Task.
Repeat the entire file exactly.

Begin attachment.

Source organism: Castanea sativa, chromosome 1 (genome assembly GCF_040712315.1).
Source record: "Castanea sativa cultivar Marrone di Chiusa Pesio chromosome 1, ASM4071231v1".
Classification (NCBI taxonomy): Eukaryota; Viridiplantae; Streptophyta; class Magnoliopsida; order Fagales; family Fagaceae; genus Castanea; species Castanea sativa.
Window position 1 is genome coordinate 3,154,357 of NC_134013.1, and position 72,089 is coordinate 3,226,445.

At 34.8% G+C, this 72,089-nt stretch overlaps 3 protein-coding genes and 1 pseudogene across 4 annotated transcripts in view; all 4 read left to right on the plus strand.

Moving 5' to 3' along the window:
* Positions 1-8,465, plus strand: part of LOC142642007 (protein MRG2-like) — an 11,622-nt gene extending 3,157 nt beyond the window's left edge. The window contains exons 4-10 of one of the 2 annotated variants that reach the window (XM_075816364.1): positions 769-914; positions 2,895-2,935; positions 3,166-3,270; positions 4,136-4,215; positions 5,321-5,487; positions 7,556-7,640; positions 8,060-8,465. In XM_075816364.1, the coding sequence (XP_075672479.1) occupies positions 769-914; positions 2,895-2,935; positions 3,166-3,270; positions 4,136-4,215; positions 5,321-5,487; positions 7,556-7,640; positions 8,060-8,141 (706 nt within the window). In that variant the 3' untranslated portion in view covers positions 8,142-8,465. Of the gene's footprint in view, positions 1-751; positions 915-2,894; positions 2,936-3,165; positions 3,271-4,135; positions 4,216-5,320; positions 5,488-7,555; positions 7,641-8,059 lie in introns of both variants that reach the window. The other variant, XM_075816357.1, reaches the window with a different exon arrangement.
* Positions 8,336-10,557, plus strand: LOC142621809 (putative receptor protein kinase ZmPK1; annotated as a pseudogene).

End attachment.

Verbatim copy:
Source organism: Castanea sativa, chromosome 1 (genome assembly GCF_040712315.1).
Source record: "Castanea sativa cultivar Marrone di Chiusa Pesio chromosome 1, ASM4071231v1".
Classification (NCBI taxonomy): Eukaryota; Viridiplantae; Streptophyta; class Magnoliopsida; order Fagales; family Fagaceae; genus Castanea; species Castanea sativa.
Window position 1 is genome coordinate 3,154,357 of NC_134013.1, and position 72,089 is coordinate 3,226,445.

At 34.8% G+C, this 72,089-nt stretch overlaps 3 protein-coding genes and 1 pseudogene across 4 annotated transcripts in view; all 4 read left to right on the plus strand.

Moving 5' to 3' along the window:
* Positions 1-8,465, plus strand: part of LOC142642007 (protein MRG2-like) — an 11,622-nt gene extending 3,157 nt beyond the window's left edge. The window contains exons 4-10 of one of the 2 annotated variants that reach the window (XM_075816364.1): positions 769-914; positions 2,895-2,935; positions 3,166-3,270; positions 4,136-4,215; positions 5,321-5,487; positions 7,556-7,640; positions 8,060-8,465. In XM_075816364.1, the coding sequence (XP_075672479.1) occupies positions 769-914; positions 2,895-2,935; positions 3,166-3,270; positions 4,136-4,215; positions 5,321-5,487; positions 7,556-7,640; positions 8,060-8,141 (706 nt within the window). In that variant the 3' untranslated portion in view covers positions 8,142-8,465. Of the gene's footprint in view, positions 1-751; positions 915-2,894; positions 2,936-3,165; positions 3,271-4,135; positions 4,216-5,320; positions 5,488-7,555; positions 7,641-8,059 lie in introns of both variants that reach the window. The other variant, XM_075816357.1, reaches the window with a different exon arrangement.
* Positions 8,336-10,557, plus strand: LOC142621809 (putative receptor protein kinase ZmPK1; annotated as a pseudogene).